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The province of Rieti, an unexpected journey through nature and culture

Lazio is the region of the Eternal City of Rome, but it is also a region to discover and rediscover. For this we recommend that you dedicate a few days to discover the other provinces of the region, starting with Rieti.

Rieti

Formerly called Reate, the city of Rieti rises on a small hill overlooking a large flat area at the foot of Mount Terminillo, crossed by the river Velino. The historical tradition defines Rieti as Umbilicus Italiae (navel of Italy). The city, rich in fascinating historical vestiges, is enclosed by an almost intact wall and is reknowned all over the world for its gliding. The visits to the underground of Rieti are particularly interesting. Some important Franciscan sanctuaries are found near Rieti, hence the name of Valle Santa.

The city presents itself as a small town of great tranquillity, but endowed with some excellencies that make it interesting, especially if it is inserted in an itinerary covering all of the province. The importance of the religious factor is remarkable, since the city can count on the presence of two of the four Franciscan sanctuaries, that of Fonte Colombo and La Foresta, and is in close proximity with the other two, located in the neighbouring municipalities of Greccio and Poggio Buston. In fact, many pilgrims arrive in the “Holy Valley” to retrace, with the Voyage of Francis (Cammino di Francesco), the deeds and moments of the life of Saint Francis of Assisi.

The historical center of the city is very characteristic, placed on a small hill on the edge of the valley of Reate, protected on one side by a wall of medieval origin, mostly still intact and well preserved. Via Roma, one of the most active of the centre, divides the city in the medieval districts of San Francesco, San Rufus, Della Verdura and Santa Lucia.

Labro

Labro is a beautiful, fully renovated medieval village overlooking, on one side, the panorama of Lake Piediluco, along the road that connects Rieti to Terni, and on the other side the massif of Mount Terminillo. Labro,  with its fan shape, is located on a hill overlooking the valley of Fuscello andthe lake of Piediluco, while behind it stands the Terminillo chain of mountains. Tourists, strolling through the winding streets of Labro, will enjoy these landscapes of lakes and mountains, while windows open suddenly between the stone houses and the belvedere located at the top of the village.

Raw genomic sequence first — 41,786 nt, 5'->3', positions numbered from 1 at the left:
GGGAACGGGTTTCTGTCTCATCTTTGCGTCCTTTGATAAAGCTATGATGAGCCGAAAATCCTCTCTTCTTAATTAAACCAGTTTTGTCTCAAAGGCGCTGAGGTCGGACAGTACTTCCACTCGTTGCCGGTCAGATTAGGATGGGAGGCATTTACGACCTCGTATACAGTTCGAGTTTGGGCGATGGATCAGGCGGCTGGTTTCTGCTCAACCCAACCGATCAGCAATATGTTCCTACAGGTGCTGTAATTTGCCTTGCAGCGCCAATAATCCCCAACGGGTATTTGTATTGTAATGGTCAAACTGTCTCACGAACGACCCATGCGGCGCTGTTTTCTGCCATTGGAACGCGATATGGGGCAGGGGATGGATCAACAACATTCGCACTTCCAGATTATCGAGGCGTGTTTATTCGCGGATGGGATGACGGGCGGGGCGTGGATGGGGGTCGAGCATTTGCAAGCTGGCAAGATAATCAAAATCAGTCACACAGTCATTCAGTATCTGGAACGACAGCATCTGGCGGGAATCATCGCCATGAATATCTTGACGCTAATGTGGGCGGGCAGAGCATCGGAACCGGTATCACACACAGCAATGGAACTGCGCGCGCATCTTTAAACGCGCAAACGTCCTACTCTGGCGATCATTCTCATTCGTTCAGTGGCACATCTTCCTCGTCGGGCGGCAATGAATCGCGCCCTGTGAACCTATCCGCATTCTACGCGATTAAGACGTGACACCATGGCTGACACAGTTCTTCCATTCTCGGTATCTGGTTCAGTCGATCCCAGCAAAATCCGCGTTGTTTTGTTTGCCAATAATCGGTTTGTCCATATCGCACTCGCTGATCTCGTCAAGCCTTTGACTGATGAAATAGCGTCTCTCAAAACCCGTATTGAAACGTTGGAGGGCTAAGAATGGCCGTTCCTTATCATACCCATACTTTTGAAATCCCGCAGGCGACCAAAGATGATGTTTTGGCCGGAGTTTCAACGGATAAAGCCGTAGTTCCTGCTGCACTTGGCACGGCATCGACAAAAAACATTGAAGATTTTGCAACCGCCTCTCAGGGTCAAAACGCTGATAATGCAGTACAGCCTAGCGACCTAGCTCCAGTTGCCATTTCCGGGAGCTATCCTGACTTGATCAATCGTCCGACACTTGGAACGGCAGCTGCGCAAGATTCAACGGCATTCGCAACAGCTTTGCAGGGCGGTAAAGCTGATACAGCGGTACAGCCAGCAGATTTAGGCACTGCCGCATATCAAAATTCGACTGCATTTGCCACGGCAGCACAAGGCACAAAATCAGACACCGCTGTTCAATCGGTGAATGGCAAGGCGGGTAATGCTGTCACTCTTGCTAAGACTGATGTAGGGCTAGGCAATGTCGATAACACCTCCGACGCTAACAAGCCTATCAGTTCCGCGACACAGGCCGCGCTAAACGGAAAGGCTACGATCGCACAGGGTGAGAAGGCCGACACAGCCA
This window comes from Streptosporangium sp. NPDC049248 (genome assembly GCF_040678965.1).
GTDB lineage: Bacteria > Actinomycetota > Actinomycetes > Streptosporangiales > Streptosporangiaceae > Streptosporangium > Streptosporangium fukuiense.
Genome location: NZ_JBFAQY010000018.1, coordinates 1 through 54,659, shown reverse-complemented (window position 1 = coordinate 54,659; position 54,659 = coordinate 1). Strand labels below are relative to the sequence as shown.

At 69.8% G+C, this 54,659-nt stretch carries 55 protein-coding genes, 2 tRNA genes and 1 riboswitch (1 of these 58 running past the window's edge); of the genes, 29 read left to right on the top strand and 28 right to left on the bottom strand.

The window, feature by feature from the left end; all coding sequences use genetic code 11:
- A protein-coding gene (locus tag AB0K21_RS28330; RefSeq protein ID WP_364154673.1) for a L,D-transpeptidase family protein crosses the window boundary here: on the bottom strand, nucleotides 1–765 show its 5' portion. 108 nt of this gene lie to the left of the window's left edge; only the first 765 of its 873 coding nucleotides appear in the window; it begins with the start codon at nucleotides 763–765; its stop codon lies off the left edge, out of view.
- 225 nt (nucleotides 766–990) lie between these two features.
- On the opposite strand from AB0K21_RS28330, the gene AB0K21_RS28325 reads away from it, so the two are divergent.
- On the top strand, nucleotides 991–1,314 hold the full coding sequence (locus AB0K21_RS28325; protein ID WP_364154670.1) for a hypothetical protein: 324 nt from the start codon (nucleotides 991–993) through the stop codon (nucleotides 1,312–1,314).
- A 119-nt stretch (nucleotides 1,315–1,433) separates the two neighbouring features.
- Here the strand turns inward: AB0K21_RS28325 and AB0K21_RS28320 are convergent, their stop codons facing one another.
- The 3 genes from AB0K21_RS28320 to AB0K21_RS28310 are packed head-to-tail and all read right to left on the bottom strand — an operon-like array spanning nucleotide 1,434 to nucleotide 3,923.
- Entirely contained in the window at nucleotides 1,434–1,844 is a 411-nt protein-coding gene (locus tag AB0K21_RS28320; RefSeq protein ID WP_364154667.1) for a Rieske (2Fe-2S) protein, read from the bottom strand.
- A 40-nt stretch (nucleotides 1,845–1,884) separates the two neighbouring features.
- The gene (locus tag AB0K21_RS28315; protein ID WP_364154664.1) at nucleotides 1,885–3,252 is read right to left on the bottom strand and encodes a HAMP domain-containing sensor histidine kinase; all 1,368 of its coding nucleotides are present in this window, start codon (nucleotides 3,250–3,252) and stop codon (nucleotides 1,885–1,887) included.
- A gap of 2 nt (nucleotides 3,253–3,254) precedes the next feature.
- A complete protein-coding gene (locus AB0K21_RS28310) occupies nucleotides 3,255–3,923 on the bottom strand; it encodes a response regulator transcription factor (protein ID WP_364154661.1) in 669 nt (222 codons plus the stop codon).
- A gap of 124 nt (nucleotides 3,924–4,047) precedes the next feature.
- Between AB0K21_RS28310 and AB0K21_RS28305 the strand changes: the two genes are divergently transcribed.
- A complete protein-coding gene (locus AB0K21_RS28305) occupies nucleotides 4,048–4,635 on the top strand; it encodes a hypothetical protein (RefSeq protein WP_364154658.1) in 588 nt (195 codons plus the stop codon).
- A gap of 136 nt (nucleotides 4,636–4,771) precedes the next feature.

The origin of the name of the village is uncertain: for some, it derives from the Latin “Aper, Aprum” – wild boar. According to a legend, the first fortress of Labro was built by a patrician, Mr. De’Nobili, who, on the occasion of a hunting trip, made a promise to build a castle on the spot where he killed his first boar. And, almost in memory of the fact, even today, the coat of arms of the area bears the image of a boar under an oak tree. According to others, and this seems to be the most likely hypothesis, the name Labro is a derivation of “lavabrum“, which means in Latin “bath, basin”: because of the proximity of the village to Lake Piediluco, at the time much more extensive, on the edge of which the village would come to be in ancient times.

Farfa and its Abbey

Immersed in the heart of Sabina, only 40 km from Rome, the splendid seat of the Benedictine community of Farfa is a true oasis of peace and spirituality. The abbey of Farfa, declared a national monument in 1928, rises on the slopes of Mount Acuziano, in the mystical silence of green woods and olive groves. The enchantment of the Sabino landscape is a setting for a true historical, artistic and architectural gem, where the vicissitudes of more than fifteen centuries of history have succeeded, giving the monastery and the small village close to its walls, a timeless fascination. Guided tours of the abbey are offered, which lead the visitor to the most important places of the complex: the splendid Basilica of Santa Maria, the ancient Torre Campanaria, the State Library annexed to the monument, rich in ancient and incunabula manuscripts, the Cloisters and the Archaeological Museum, where the most striking phases of the life of the abbey are reconstituted.